Part 4 – The Dream

A Journey With An Old Friend and His New Licence.

A BC experience with the Triumph Tiger, a Royal Enfeild Himalayan and a TrailTail Trailer.

With a late evening going over maps and weather forecasts, adapting to a change in plans was pretty much immediate. The original plan was to head northwest to the pacific coast. Taking what ever back roads we could to the oceanside town of Bellacoola. -10 degrees at night and heavy rain in the forecast sounded like a dump of snow on the high passes for sure. Ya…so that was a definite no. Curt asked me  “Why not the Kettle Valley Railway Trail (KVR)?”  And that became the beginning of the plan. Through the mountains, take as many back roads as we can and camp when we feel like stopping?  Cold and a little rain but how about a hot springs at the end?  Sure, done.  The next morning I popped off my rim and swapped out my dead rear tire with the new Mitas EO-7, loaded up and we were off. 

Completely alone on the rural roads it was a perfect start to a fall ride. Linking back routes we knew to ones we didn’t we headed through the town of Merrit to another desolate road with more cows on it than cars.

I can’t imagine what might have been going through my friends mind (or.. maybe I can). It’s the first day you have yourself packed, ready, your on your bike, and for almost a week thats all you have to think about. Destinations and time don’t even really mater. It starts with glorious scenery, and an empty winding road in front of you. That’s a, “living a dream you had”, kinda moment. Nice thoughts indeed. “Right on Curt! You made it happen!”

I was happy to be there with him. I think I enjoyed watching him ride more than paying attention to riding myself.  Enviously I witnessed his experience, watching him lean around the corners and take in the straights. 

I honestly had to stay entertained some how… he is a new rider after all, and well… it’s gonna be kinda slow right? My bike has almost 4 times the horse power and even with the trailer, restraint was on a high. It was fine though, especially since my experience with that very bike taught me that a chill pace can be a nice way to experience a ride, some times.  

From the paved roads winding around the hills and dodging cows, we made it up to the beginning of the KVR.

Nestled next to the the now gravel trail, the tiny town of Brookmere was once developed in 1916 as a station for the previous rail line that once stretched through it. With an historic water tower still standing, steam trains would have once come to a sizzling stop next to the main road through town. The once industry driven passageway is now a mostly secluded, recreational off-road path through B.C. mountain ranges. Have I ever said B.C. is a killer back yard… probably at least once.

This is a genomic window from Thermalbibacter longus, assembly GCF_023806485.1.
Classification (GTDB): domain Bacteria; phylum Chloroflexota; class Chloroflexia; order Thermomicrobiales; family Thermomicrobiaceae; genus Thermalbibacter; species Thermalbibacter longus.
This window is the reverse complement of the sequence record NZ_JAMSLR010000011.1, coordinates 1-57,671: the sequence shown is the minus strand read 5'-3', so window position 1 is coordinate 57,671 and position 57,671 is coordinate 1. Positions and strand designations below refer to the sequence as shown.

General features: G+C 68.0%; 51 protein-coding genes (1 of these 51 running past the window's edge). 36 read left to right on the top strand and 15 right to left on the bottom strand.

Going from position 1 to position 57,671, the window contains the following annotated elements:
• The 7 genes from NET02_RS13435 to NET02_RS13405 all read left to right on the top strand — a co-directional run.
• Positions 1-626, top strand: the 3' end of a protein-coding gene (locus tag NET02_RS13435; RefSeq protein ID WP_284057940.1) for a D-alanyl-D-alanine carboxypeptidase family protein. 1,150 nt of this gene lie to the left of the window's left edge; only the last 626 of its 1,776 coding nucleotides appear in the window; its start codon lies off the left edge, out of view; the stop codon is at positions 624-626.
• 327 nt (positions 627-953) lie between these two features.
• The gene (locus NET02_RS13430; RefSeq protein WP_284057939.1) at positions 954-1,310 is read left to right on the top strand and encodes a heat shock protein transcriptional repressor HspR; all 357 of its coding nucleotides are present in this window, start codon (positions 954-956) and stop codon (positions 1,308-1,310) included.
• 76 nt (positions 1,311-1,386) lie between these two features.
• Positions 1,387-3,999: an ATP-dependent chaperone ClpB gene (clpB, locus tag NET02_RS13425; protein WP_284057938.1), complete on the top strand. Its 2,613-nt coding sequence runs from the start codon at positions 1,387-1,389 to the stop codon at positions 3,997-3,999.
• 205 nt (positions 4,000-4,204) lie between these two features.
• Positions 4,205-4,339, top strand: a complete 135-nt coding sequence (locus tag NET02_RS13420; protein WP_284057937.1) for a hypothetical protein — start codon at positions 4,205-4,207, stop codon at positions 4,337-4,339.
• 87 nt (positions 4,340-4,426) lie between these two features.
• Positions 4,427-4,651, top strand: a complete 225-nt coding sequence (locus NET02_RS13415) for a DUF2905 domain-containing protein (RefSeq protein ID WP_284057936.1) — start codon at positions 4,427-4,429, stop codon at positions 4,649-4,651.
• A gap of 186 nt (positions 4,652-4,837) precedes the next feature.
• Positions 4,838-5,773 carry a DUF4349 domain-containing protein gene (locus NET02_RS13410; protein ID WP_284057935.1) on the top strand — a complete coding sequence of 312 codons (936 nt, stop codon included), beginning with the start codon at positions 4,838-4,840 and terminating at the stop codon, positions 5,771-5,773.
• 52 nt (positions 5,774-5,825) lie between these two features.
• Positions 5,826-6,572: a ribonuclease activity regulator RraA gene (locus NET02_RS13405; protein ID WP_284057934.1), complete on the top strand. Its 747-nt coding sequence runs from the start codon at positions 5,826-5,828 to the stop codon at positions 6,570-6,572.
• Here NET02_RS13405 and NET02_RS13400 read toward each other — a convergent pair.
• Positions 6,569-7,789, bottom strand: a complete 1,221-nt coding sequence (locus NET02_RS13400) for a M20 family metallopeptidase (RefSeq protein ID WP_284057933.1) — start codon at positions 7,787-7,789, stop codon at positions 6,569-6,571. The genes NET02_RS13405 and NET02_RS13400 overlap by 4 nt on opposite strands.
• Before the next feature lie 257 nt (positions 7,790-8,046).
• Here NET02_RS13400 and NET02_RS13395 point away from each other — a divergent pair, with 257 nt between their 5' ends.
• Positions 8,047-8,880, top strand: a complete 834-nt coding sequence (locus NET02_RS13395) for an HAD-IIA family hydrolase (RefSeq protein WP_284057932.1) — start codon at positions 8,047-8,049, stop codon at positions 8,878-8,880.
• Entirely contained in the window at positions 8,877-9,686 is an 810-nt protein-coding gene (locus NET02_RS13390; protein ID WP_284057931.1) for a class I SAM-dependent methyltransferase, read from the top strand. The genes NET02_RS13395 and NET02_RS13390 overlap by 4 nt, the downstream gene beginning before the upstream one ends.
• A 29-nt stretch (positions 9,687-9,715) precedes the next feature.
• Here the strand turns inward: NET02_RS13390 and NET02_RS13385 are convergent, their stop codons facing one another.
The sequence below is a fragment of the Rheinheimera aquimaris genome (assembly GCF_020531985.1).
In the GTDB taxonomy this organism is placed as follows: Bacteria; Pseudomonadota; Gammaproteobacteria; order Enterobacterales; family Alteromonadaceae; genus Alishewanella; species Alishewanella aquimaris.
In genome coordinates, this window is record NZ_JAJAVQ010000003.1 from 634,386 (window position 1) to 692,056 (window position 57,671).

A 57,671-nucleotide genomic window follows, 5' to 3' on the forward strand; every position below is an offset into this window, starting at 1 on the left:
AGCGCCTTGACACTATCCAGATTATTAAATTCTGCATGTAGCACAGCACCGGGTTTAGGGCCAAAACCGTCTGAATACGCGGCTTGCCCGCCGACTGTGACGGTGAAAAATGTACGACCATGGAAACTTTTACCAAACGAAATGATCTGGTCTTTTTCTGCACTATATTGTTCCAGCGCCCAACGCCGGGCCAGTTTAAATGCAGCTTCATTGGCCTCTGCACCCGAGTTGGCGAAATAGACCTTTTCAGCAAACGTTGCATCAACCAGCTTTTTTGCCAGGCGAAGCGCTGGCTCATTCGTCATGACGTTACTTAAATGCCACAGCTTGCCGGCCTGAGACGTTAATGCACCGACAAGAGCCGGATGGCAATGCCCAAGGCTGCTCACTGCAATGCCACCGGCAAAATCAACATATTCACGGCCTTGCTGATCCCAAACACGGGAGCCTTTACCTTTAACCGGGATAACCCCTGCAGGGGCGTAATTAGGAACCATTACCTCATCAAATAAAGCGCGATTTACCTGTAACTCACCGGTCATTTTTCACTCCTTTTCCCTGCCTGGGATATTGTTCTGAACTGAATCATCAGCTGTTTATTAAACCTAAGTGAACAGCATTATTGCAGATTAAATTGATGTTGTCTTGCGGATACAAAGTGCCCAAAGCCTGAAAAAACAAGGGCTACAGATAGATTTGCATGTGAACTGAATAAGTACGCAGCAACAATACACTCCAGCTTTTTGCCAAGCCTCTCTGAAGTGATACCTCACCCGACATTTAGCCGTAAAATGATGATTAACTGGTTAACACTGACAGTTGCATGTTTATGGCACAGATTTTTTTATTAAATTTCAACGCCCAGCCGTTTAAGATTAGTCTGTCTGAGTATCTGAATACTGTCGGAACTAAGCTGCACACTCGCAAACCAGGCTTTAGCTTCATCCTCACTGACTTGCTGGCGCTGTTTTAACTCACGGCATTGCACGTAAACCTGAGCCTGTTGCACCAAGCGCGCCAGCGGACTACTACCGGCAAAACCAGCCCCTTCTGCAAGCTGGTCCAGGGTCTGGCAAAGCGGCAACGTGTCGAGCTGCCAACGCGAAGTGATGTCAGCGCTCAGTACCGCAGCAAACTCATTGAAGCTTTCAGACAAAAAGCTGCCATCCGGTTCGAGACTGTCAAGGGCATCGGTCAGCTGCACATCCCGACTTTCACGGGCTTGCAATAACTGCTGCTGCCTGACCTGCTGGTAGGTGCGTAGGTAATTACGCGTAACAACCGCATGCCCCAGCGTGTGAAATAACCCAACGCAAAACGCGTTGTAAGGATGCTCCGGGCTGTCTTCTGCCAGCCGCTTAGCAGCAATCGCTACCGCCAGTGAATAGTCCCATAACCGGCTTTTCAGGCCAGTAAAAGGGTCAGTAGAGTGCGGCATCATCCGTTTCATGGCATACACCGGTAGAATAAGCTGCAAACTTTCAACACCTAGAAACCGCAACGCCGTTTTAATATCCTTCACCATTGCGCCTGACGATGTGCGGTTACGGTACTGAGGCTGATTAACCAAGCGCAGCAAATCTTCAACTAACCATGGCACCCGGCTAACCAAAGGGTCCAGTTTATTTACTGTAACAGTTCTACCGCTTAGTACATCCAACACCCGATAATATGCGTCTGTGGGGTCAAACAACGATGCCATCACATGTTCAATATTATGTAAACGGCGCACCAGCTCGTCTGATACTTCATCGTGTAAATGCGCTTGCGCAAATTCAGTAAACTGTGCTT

Taking the first stretch of the KVR you really connect to the reasons why you bought these types of bikes. Off the streets and on to the trails, I don’t see how any other type of bike could have ever been labeled as being able to give you real freedom.  Nothing compares to the true freedom that a dual sport or Adventure (large dual sport) Bikes are capable of giving you. They can go anywhere. Until they can float this is as good as it gets. With a late start to the trail the sun was already starting to set. Taking the relatively short section we rode through the narrow valley. This particular section familiar to us, It was also a scenic shortcut across the mountains to Kelowna. We use to take it in our trucks together years ago and I would easily say the experience even better on a bike. 

Arriving at the site of a old burnt bridge, the bypass route was steep and very narrow for the larger weighted down bikes. Stopped along the dirt farm road we assessed the failing light situation. Searching my Back Road Map Book (BRMB) phone GPS map we searched for camp locations nearby. Handy thing the app is, having multiple little tent icons pop up on the map showing you locations of any known camp areas.

Veering off the dirt road we traveled up the hillside aiming at a series of lakes on a map. Climbing and more climbing you could feel the temperature drop as the altitude increased and the sun went down. Stopping for a break on a bluff we caught the last of the sunset. Night riding from here on.

Good lighting in a situation like this can change you riding experience. I had upgraded my headlights and auxiliary lights with Cyclops equipment and on night like that I couldn’t have been more thankful. Bright as hell lights makes it good. Navigating the uneven terrain is relatively easy when you can see it. Searching for campsites down dark, slimy, rooted, hole filled roads when feeling fatigued is an extra tough challenge if you cant see well.

Surprised by what was under many large mystery puddles, anticipating the terrain and navigating the worst of it is what helps you keep the bike up right. With a dead end and a couple undesirable and swampy camp spots we found a pretty sweet spot next to the lake.

A perfectly clear night, very calm. The silence was only broken by the  coyotes howling in the distance, and… my buddy ripping one in his tent. “Dang man… that was a good one” Glad were in separate tents, the dudes like a human instrument. 🙂

Waking up to a cool morning,  frozen puddles and the KVR awaited… To be continued.